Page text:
By Lauren Stiene | Online Reporter | SQ Online 2016-2017
For those of you taking Human Physiology this quarter, you already know how lucky you are to have James Cooke as a professor. Although he is new to UC San Diego, Professor Cooke has been declared by many students here as their favorite professor. After talking to Professor Cooke for only a short period of time, I could instantly see why he is such a loved professor. Professor Cooke truly cares about his students and wants them to gain the most knowledge as possible from his classes. The passion Professor Cooke has for teaching is especially clear in the fact that his entire research focus is devoted to discovering more about how students learn. The Saltman Quarterly is lucky enough to have Professor Cooke as our new faculty advisor!
Q: You are the new head faculty advisor for the Saltman Quarterly. Are there any changes you have in mind for SQ or is there anything specifically you are looking forward to in joining SQ?
A: I am looking forward to everything because I have never done anything quite like this before. This is a totally new experience for me. I’m a teaching professor, so working with undergraduate students and helping them learn any number of different things is what I am most passionate about. This is a natural extension of that.
Part of your question was what am I looking to do differently, and the answer to that is quite honestly not a whole heck of a lot. I am following in pretty big footsteps here. I want to honor the vision of what Saltman Quarterly can and should be. One thing I would like to do is engage the Writing Center at the Teaching and Learning Commons and set up workshops for students to help them with their writing and editing. I think this will streamline the process and reduce the burden on the people at the top who are doing the final editing. I would also like to get all of the faculty members that are currently part of SQ more involved in the organization.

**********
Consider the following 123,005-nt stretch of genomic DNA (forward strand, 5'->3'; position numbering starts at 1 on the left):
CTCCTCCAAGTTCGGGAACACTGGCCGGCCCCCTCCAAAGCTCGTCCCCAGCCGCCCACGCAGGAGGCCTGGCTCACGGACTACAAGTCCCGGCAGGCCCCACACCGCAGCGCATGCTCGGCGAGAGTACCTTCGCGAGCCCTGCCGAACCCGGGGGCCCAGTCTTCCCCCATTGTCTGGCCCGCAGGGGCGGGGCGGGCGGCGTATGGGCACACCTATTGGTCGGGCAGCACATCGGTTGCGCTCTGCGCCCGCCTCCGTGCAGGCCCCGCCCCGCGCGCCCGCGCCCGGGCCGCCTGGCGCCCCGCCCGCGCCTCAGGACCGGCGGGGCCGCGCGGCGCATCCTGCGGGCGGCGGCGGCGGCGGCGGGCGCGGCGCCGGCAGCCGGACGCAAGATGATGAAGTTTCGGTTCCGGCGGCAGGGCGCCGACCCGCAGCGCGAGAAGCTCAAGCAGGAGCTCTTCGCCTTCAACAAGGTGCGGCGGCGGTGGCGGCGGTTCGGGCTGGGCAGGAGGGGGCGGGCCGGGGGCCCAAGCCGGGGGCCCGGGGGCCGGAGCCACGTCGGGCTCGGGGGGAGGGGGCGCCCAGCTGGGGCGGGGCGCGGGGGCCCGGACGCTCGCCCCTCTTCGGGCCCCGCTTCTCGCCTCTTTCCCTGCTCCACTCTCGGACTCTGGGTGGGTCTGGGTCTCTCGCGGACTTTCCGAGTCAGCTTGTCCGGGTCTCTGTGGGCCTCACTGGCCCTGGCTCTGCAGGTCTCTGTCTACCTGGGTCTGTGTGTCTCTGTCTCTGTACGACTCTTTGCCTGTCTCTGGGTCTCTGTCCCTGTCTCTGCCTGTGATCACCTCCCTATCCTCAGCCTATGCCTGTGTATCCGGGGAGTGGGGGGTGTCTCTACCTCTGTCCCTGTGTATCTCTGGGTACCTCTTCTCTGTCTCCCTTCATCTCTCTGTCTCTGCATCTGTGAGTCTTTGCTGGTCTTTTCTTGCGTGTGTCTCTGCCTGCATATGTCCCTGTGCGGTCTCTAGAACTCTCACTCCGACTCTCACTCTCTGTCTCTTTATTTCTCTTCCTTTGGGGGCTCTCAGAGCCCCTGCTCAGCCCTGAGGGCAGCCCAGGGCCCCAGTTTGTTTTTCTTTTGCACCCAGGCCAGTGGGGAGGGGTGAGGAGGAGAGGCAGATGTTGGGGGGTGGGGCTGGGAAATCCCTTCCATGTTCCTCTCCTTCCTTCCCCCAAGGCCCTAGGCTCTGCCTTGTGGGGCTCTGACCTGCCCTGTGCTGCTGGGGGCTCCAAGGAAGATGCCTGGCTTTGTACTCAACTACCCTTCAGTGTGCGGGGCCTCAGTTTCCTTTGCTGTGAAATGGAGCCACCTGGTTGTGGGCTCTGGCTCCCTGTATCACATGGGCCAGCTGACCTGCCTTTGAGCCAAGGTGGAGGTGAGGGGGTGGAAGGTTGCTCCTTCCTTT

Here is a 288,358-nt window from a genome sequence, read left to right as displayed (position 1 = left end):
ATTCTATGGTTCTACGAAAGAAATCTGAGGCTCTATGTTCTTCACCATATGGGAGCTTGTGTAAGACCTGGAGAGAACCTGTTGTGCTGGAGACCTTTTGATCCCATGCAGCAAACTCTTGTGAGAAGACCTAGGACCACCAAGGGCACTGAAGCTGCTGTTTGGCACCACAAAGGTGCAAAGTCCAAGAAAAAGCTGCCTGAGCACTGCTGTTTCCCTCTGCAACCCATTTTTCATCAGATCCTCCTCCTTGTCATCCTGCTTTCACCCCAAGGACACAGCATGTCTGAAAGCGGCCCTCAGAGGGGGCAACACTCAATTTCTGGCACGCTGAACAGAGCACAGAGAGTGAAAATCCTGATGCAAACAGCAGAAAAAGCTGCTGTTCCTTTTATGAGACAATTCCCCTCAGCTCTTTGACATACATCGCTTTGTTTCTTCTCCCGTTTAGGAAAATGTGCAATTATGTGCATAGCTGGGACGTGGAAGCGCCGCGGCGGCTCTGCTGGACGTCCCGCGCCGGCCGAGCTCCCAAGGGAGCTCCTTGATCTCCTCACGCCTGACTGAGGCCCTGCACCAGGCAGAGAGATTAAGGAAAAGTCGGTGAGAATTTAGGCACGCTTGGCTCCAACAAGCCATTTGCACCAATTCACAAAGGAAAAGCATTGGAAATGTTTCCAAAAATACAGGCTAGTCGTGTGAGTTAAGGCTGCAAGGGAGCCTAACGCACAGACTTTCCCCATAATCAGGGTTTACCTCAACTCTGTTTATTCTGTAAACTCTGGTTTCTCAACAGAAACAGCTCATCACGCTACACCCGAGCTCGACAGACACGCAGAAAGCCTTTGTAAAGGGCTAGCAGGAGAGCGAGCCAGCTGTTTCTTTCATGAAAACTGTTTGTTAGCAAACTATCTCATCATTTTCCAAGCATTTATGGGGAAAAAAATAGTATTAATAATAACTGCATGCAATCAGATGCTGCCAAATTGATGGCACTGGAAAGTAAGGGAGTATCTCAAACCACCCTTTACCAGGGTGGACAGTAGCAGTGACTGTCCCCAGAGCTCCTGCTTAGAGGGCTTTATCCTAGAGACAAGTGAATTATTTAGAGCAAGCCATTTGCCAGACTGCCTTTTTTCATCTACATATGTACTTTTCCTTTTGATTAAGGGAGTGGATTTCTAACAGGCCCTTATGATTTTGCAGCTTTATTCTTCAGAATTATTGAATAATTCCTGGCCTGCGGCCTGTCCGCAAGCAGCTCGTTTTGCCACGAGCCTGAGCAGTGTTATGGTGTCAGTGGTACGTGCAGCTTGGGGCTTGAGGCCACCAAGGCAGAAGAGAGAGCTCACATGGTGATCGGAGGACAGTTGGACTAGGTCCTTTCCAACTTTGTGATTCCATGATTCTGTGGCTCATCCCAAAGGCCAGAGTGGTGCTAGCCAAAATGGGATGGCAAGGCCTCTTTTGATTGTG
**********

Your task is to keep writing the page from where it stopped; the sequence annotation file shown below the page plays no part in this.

I know from talking to Steve Wasserman (the formal faculty advisor of SQ), that there has been an enormous improvement in SQ within the past year. What seems to be the big driver of that is frequent meetings. Having regular meetings is important. We are going to continue having frequent meetings, and if anything we are going to have more meetings. This is a really important organization. I didn’t know Paul Saltman, but I hear nothing but wonderful things about him. I would like to maintain his vision of helping students communicate science with other students. The Saltman Quarterly is very important.
Q: How do you like teaching Human Physiology (BIPN 100)?